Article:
[28] Actually, the correct form is “Li ser xêrê be.” On 2 January, many newspapers opened with that sentence; all used the wrong spelling. Hürriyet and Milliyet wrote “Bê xerbe,” which means the opposite; Sabah wrote “Serx erebe,” serx being a word that does not exist; Radikal wrote “Bi xwêr be,” and xwer does not exist either. However, xwe would mean salt, thus “it should be salty.” For the discussion on the correct spelling and grammar, see: Radikal, “Kürtçe’nin devlet kanalıyla imtihanı” [Kurdish exam with the Kurdish state channel], January 10, 2009, (accessed February 26, 2009).

[29] Ümit Firat, “Kar Kurttan TRT Sese” [From Kar Kurt to TRT 6], Birikim, February 2009, 87-88.

[30] Ibid.

[31] Hadi Uluengin, “Kürtce TV devrimi” [Kurdish TV revolution], Hürriyet, January 3, 2009, (accessed March 15, 2009).

[32] Cengiz Candar, ”TRT-Şeş Tu Bi Xîr Hatî Kurmanci Tu Bi Xîr Hatî” [Welcome TRT 6, Welcome Kurdish], Radikal, January 2, 2009, (accessed March 15, 2009).

[33] Hasan Cemal, “Olumlu bir gelişme: Kürtçe TRT kanalı” [A positive development: A Kurdish TRT channel], Milliyet, January 2, 2009, March 15, 2009).

[34] Oktay Eksi, “Kürtce yayin” [Kurdish broadcasting], Hürriyet, January 4, 2009, (accessed March 15, 2009).

[35] Betül Akkaya Demirbas, “CHP’s displeasure with TRT transformation draws criticism,” Today’s Zaman, January 25, 2009, (accessed March 17, 2009).

[36] Oral Calislar, “Deniz Baykal ve Kürtçe televizyon…” [Deniz Baykal and Kurdish Television…], Radikal, January 3, 2009, (accessed March 17, 2009).

[37] Hürriyet Daily News, “From ban on Kurdish to Kurdish TV,” February 7, 2009, (accessed March 18, 2009).

[38] Kerim Balci and Ayse Karabat, “Most Kurds welcome Kurdish channel run by state-owned TRT,” Today’s Zaman, December 27, 2008, (accessed March 20, 2009).

[39] David Romano, “Turkey Addresses PKK Challenge with Kurdish Language Reforms,” The Jamestown Foundation, January 15, 2009,[tt_news]=34352&tx_ttnews[backPid]=413&no_cache=1 (accessed April 1, 2009).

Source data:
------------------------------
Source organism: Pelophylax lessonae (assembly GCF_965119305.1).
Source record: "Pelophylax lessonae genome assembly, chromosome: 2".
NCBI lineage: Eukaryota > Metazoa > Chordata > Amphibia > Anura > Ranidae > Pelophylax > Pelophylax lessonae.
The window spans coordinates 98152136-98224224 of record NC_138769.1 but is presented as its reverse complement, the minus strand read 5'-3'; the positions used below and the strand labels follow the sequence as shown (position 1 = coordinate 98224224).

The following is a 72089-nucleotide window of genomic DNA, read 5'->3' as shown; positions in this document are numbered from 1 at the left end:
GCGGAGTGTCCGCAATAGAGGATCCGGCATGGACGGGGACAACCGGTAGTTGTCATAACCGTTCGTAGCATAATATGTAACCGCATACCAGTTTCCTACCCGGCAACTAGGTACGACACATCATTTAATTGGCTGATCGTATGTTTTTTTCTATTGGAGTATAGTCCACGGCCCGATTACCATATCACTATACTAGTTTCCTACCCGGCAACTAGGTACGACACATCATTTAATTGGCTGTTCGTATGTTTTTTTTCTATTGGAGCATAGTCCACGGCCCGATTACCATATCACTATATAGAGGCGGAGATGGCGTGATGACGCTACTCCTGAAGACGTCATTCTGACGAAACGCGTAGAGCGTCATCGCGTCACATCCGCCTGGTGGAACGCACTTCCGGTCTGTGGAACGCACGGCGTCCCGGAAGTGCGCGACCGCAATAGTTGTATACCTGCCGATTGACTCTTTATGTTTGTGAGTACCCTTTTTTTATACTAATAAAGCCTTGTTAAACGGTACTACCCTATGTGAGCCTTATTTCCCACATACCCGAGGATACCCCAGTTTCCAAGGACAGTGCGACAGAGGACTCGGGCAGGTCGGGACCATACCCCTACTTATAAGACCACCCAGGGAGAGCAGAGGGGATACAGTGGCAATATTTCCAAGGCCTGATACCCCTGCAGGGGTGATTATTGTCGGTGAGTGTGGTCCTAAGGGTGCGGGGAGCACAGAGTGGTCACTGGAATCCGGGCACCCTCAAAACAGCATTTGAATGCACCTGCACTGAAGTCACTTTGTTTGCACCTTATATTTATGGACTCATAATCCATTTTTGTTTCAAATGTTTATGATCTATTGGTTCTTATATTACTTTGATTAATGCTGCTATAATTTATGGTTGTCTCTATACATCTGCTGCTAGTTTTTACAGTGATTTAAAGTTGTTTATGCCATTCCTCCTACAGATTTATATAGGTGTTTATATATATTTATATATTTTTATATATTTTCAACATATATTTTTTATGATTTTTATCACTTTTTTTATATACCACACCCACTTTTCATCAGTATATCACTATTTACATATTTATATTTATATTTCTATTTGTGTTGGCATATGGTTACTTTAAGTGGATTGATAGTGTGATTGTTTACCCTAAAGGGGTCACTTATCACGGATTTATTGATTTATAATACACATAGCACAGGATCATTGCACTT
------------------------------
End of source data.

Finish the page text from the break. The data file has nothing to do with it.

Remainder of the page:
[40] Ümit Firat, “Kar Kurttan TRT Sese” [From Kar Kurt to TRT 6], Birikim, February 2009, 87-88.

[41] Mutlu Civiroglu, “First Impressions About TRT 6 and Some Suggestions,” Turquie Européenne, January 26, 2009, (accessed March 22, 2009).

[42] Haberforum, “TRT6′den Amed ve Berfin’i sansür” [TRT 6’s censorship of Amed and Berfin], February 8, 2009, (accessed March 22, 2009).

[43] soL, “Erdoğan’ın Diyarbakır mitingi Kürtçe canlı yayında” [Erdogan’s Diyarbakir meeting broadcasted live in  Kurdish], February 21, 2009, (accessed March 26, 2009).

[44] Today’s Zaman, “Kurdish pop star Rojin parts ways with state broadcaster TRT 6,” April 15, 2009, (Accessed on 12 May 2009).

[45] Sezgin Tanrikulu. “TRT 6 ve Kürtçeyi kullanma hakkı” [TRT 6 and the right to use Kurdish], Radikal, January 15, 2009 (accessed March 16, 2009).

[46] See Bianet, “Broadcasting in Kurdish Allowed To The State, But Banned To The Kurds,” December 26, 2008, (accessed March 18, 2009).

[47] Informal discussions of the author with citizens in Diyarbakir (in the Sur and Yenisehir districts) on 29 and 30 March 2009.

[48] PKK (Partiya Karkeren Kurdistan) has been on the EU’s list of terrorist organizations since May 2002. It is also on the lists of both the US and NATO.

[49] Aliza Marcus, Kan ve Inanc [Blood and Belief, English original in 2006], (Istanbul: Iletisim Publisher, January 2009),  406.

[50] Worldbulletin, “EU report: DTP is connected to PKK ‘in a way,’ ” 6 August 2007, (Accessed on May 12 , 2009).

[51] See Today’s Zaman, “Ten soldiers killed in PKK terrorist attacks,” 30 April 2009,

[52] Milliyet, “DTP’nin ‘Öcalan Kürt halk önderi’ sözlerine jet soruşturma” [Immediate inquiry of the words “Öcalan is the leader of the Kurdish people” of the DTP], October 31, 2007, (accessed March 20, 2009).

[53] Observed by the author during the visit to Diyarbakir from 28 to 30 March 2009.

[54] Ibrahim Kalin, “Back to square one on the Kurdish issue,” Today’s Zaman, October 16, 2008, (accessed March 18, 2009).